Magazine article American Forests

High on Conservation

Magazine article American Forests

High on Conservation

Article excerpt

This Washington state forest ecologist and professor shares her research, and her convictions, literally from the treetops.

A professor and forest ecologist shares her research-and her beliefs about connections with spirituality, health, and other subjects-literally from the treetops.

Climbing 200-foot trees qualifies as an extreme sport, according to Tree Climbers International and similar organizations. But to Nalini Nadkarni, Ph.D., it's all in a day's work.

Whenever forest ecologist Nadkarni, a professor at Evergreen State College in Olympia, Washington, isn't teaching or mentoring, she's scaling the heights of tropical or temperate rainforests in Monteverde, Papua New Guinea, Costa Rica, or Washington state.

"Climbing a tree is a spiritual experience," says Nadkarni, whose research tools have included a hot air balloon and a 35-story gondola-like crane. "It's very intimate and sensual since you come into close physical contact (with trees). . . you can even smell the pine pitch. You trust the trees and their branches to hold you."

With her harness and helmet and Jumars (mechanical rope ascenders), Nadkarni is a scientist able to connect with a popular audience. A recipient of a Guggenheim Fellowship and grants from the National Science Foundation and the National Geographic Society, Nadkarni is often referred to as the "queen of the forest canopy." Since graduating from Brown University in 1976, she has researched forest canopies and their varied ecosystems.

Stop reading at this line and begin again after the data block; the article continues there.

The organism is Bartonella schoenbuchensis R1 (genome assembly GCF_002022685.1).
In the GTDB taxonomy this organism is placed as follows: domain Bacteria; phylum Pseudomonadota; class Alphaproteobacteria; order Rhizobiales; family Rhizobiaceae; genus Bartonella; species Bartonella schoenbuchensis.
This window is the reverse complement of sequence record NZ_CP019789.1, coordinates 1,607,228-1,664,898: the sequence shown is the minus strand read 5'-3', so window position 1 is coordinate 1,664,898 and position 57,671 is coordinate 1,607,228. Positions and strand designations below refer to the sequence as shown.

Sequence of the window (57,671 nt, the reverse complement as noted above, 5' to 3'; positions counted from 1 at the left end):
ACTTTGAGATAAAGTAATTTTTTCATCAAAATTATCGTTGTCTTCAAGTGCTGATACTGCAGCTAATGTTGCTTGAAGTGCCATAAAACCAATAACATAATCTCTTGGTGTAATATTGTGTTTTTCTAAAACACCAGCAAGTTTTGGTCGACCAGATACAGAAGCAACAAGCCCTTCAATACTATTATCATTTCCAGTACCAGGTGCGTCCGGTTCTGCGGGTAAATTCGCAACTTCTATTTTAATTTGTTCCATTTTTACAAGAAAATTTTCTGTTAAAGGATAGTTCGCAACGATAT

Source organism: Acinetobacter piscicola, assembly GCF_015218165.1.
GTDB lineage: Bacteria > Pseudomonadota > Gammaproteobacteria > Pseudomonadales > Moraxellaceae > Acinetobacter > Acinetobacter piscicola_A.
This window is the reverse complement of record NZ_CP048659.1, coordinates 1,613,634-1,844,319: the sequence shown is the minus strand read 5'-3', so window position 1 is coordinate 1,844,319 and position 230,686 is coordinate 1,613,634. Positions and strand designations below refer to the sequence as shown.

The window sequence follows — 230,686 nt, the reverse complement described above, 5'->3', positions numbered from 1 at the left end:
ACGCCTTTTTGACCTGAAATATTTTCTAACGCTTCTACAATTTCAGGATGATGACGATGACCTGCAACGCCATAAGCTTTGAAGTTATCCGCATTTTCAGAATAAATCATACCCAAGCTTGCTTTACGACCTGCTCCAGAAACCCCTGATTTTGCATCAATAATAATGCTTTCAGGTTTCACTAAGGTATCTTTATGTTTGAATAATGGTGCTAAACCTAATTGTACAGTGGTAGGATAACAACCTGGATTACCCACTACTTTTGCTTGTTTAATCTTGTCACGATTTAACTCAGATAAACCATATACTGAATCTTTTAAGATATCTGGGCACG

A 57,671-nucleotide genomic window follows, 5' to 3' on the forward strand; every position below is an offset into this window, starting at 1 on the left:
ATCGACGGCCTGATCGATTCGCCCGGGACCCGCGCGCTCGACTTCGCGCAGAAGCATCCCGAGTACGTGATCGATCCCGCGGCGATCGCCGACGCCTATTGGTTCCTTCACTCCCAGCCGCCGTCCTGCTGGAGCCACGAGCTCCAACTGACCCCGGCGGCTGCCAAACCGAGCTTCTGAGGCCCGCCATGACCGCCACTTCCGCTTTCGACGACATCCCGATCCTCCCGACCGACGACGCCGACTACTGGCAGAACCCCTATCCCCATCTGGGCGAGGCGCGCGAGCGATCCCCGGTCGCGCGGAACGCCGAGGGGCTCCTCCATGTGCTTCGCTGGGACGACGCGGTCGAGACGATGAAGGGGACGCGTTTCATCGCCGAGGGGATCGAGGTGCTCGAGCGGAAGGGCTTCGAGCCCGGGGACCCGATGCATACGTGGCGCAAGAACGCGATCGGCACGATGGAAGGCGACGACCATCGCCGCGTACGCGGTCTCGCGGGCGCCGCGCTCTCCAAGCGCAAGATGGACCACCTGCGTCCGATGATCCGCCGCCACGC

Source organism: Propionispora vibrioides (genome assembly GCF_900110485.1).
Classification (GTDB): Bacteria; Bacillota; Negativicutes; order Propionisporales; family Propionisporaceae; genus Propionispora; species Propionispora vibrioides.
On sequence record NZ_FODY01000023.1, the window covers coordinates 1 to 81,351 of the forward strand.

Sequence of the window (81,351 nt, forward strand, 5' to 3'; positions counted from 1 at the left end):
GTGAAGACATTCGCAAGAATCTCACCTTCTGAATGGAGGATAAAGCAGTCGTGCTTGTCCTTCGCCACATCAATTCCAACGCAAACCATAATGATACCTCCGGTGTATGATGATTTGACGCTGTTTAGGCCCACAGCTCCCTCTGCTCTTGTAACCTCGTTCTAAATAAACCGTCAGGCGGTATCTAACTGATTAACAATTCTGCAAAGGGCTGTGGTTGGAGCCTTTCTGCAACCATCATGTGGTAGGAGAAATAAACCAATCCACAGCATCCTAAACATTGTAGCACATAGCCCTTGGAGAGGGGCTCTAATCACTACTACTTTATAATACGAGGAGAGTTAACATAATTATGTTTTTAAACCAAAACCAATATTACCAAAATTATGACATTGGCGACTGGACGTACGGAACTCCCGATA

She has written more than 80 academic papers and two scholarly books on subjects such as root distribution, species diversity, tree damage, and mosses and liverworts.

In 1994 Nadkarni co-founded the International Canopy Network (ICAN;, which encourages communication among scientists, educators, and conservationists.

More recently, Nadkarni created the field of "ecoinformatics." Gathering together forest canopy researchers and computer scientists, she asked these experts to develop practical reference resources, including database tools, that ecologists with no prior knowledge of computer programming skills could easily access. Nadkarni now gives hands-on workshops on the three that resulted: a database designer called Databank; a visualization tool, CanopyView; and a reference website, Big Canopy Database, or BCD, at www.canopy.evergreen. edu/bcd.

Although Nadkarni has no trouble conveying her enthusiasm for environmental science, it wasn't always so easy. In college, modern dance and pre-med studies absorbed her, but after a summer's employment in a hospital, Nadkarni abandoned medicine. Her new career choice emerged from childhood memories of safety and security.

Says Nadkarni, "Whenever 1 felt overwhelmed and needed a refuge from the chaotic parenting techniques of an Indian father and Jewish mother, I climbed a nearby maple tree."

This intimacy with nature has led her to discover various connections between trees and disciplines such as health, recreation, and the arts. Her goal is to devise outreach programs to educate the public about the global need for forest conservation.

Nadkarni's efforts have taken her to many venues, among them churches, synagogues, skateboard parks, and prisons. For example, at Cedar Creek Corrections Center, a minimum-security men's prison near Olympia, Washington, Nadkarni hypothesized that interactions with nature-in this case, growing moss-might positively affect the incarcerated. It appears it did. …

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